Check out my interview with a baker from the former East Germany, really nice guy and he makes some awesome loaves, well from what I gather from the pictures and all the people trying to make them on the various German blogs!

Cheers and happy clipping! Bzzzzzzzzzzzzzzz
Jeremy's picture
Jeremy 2008 November 11
Thanks mate,
Wolfgang Supke is a really cool guy, I like that interacts with other bakers on his blog and his breads look really good, it's safe to say I tried a couple, one great the other well I still can't figure all the German vocabulary or bread techniques yet!

Cheers,
Jeremy
TeckPoh's picture
TeckPoh 2008 November 11
Darn...my line's so crappy, the post I thought I made last night didn't show up. Each time after making a post here, it gets disconnected after I submit it for posting.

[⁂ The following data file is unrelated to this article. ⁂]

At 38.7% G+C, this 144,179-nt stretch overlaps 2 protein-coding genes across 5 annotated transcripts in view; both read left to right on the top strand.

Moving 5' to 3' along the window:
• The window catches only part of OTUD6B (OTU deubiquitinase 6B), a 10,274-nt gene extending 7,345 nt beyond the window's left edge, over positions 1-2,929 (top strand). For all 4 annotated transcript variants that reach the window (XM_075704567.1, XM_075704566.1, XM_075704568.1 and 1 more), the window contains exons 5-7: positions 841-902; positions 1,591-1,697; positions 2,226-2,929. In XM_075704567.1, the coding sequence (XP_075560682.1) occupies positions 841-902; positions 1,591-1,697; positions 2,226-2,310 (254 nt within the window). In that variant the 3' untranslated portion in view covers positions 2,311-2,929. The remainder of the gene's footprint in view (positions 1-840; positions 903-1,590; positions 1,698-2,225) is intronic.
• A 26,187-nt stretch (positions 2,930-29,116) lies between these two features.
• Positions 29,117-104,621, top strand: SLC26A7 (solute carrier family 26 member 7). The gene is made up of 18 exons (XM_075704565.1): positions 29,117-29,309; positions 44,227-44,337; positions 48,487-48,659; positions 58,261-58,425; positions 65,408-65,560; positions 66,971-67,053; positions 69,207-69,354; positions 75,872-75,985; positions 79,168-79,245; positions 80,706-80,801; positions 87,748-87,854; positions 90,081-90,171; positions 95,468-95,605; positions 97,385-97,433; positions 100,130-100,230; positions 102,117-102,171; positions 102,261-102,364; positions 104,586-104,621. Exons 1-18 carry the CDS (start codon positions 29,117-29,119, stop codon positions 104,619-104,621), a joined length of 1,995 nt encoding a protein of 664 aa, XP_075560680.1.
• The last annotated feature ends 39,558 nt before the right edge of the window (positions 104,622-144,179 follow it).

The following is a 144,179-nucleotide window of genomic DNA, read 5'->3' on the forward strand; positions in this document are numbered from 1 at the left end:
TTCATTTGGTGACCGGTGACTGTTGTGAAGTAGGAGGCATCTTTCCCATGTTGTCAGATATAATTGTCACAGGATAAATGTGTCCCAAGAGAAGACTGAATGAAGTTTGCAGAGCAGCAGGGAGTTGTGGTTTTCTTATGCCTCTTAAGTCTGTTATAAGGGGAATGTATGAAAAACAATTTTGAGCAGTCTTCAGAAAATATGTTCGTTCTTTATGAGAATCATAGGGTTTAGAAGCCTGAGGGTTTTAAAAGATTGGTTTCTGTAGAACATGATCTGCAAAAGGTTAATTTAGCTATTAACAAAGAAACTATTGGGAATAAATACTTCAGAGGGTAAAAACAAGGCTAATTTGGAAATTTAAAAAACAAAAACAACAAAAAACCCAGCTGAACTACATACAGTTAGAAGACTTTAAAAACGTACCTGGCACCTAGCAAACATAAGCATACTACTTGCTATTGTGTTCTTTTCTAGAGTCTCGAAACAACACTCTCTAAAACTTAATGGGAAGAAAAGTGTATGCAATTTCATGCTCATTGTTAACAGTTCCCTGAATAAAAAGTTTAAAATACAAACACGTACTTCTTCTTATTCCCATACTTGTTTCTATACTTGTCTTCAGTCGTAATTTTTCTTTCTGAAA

Here's the graham loaf, with a weak attempt to slash a 'P' which turned out to be an ugly 'e'. Graham, the flour's from Bob's Red Mill. The flour itself does smell good, the taste test will be tonight...eating it with curry chicken.


Sneaking in the Hokkaido Milk Loaf (non-sourdough), pseudo coz I didn't use hokkaido milk which was ridiculously expensive. Gimme delicious australian milk anytime. It became my knipping candidate (I used scissors, of course) but the result is far from Graham's, so it shall not be shown from that angle. Here's the crumb..very rich, but, a bit too sweet, I think. It should be able to be converted to fully sourdough.



Not a good day for slashing.

TP
Adam T's picture
Adam T 2008 November 11